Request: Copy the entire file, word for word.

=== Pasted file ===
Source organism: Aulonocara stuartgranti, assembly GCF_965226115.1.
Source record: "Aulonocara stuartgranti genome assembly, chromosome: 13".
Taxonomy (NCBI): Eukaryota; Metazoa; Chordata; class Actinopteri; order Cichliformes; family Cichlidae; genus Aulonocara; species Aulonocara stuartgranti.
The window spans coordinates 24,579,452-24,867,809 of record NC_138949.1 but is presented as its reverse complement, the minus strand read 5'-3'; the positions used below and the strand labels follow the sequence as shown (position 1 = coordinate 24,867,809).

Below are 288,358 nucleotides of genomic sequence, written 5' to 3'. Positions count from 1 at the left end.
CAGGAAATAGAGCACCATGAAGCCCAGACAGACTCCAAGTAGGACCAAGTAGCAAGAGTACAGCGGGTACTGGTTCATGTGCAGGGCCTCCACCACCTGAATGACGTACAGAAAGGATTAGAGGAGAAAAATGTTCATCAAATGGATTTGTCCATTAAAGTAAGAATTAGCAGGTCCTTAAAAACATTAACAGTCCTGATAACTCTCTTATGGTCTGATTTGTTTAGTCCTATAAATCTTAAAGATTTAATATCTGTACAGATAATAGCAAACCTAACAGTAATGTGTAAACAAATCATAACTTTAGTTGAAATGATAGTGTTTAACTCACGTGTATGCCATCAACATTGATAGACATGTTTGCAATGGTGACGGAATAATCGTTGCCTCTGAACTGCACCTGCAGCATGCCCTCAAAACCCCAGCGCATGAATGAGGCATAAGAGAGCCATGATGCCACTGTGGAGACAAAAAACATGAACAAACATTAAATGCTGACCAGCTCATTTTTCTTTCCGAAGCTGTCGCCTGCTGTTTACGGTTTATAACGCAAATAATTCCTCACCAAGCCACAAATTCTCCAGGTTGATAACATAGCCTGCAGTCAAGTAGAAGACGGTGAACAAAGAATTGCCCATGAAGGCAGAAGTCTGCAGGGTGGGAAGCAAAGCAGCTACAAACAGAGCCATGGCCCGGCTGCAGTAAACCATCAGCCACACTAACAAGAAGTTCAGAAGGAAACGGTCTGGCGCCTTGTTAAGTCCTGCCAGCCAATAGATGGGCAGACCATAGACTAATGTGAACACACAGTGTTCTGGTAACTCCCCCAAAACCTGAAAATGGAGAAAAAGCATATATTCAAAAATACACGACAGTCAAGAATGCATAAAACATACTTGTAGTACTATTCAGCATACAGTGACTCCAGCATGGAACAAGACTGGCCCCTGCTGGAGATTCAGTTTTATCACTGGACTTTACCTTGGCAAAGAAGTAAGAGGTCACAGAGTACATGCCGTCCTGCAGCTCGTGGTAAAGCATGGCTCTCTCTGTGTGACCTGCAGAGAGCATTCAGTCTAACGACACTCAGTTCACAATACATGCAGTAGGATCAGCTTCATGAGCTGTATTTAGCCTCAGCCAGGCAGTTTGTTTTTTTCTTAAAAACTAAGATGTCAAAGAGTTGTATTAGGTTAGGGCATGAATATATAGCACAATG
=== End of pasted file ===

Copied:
Source organism: Aulonocara stuartgranti, assembly GCF_965226115.1.
Source record: "Aulonocara stuartgranti genome assembly, chromosome: 13".
Taxonomy (NCBI): Eukaryota; Metazoa; Chordata; class Actinopteri; order Cichliformes; family Cichlidae; genus Aulonocara; species Aulonocara stuartgranti.
The window spans coordinates 24,579,452-24,867,809 of record NC_138949.1 but is presented as its reverse complement, the minus strand read 5'-3'; the positions used below and the strand labels follow the sequence as shown (position 1 = coordinate 24,867,809).

Below are 288,358 nucleotides of genomic sequence, written 5' to 3'. Positions count from 1 at the left end.
CAGGAAATAGAGCACCATGAAGCCCAGACAGACTCCAAGTAGGACCAAGTAGCAAGAGTACAGCGGGTACTGGTTCATGTGCAGGGCCTCCACCACCTGAATGACGTACAGAAAGGATTAGAGGAGAAAAATGTTCATCAAATGGATTTGTCCATTAAAGTAAGAATTAGCAGGTCCTTAAAAACATTAACAGTCCTGATAACTCTCTTATGGTCTGATTTGTTTAGTCCTATAAATCTTAAAGATTTAATATCTGTACAGATAATAGCAAACCTAACAGTAATGTGTAAACAAATCATAACTTTAGTTGAAATGATAGTGTTTAACTCACGTGTATGCCATCAACATTGATAGACATGTTTGCAATGGTGACGGAATAATCGTTGCCTCTGAACTGCACCTGCAGCATGCCCTCAAAACCCCAGCGCATGAATGAGGCATAAGAGAGCCATGATGCCACTGTGGAGACAAAAAACATGAACAAACATTAAATGCTGACCAGCTCATTTTTCTTTCCGAAGCTGTCGCCTGCTGTTTACGGTTTATAACGCAAATAATTCCTCACCAAGCCACAAATTCTCCAGGTTGATAACATAGCCTGCAGTCAAGTAGAAGACGGTGAACAAAGAATTGCCCATGAAGGCAGAAGTCTGCAGGGTGGGAAGCAAAGCAGCTACAAACAGAGCCATGGCCCGGCTGCAGTAAACCATCAGCCACACTAACAAGAAGTTCAGAAGGAAACGGTCTGGCGCCTTGTTAAGTCCTGCCAGCCAATAGATGGGCAGACCATAGACTAATGTGAACACACAGTGTTCTGGTAACTCCCCCAAAACCTGAAAATGGAGAAAAAGCATATATTCAAAAATACACGACAGTCAAGAATGCATAAAACATACTTGTAGTACTATTCAGCATACAGTGACTCCAGCATGGAACAAGACTGGCCCCTGCTGGAGATTCAGTTTTATCACTGGACTTTACCTTGGCAAAGAAGTAAGAGGTCACAGAGTACATGCCGTCCTGCAGCTCGTGGTAAAGCATGGCTCTCTCTGTGTGACCTGCAGAGAGCATTCAGTCTAACGACACTCAGTTCACAATACATGCAGTAGGATCAGCTTCATGAGCTGTATTTAGCCTCAGCCAGGCAGTTTGTTTTTTTCTTAAAAACTAAGATGTCAAAGAGTTGTATTAGGTTAGGGCATGAATATATAGCACAATG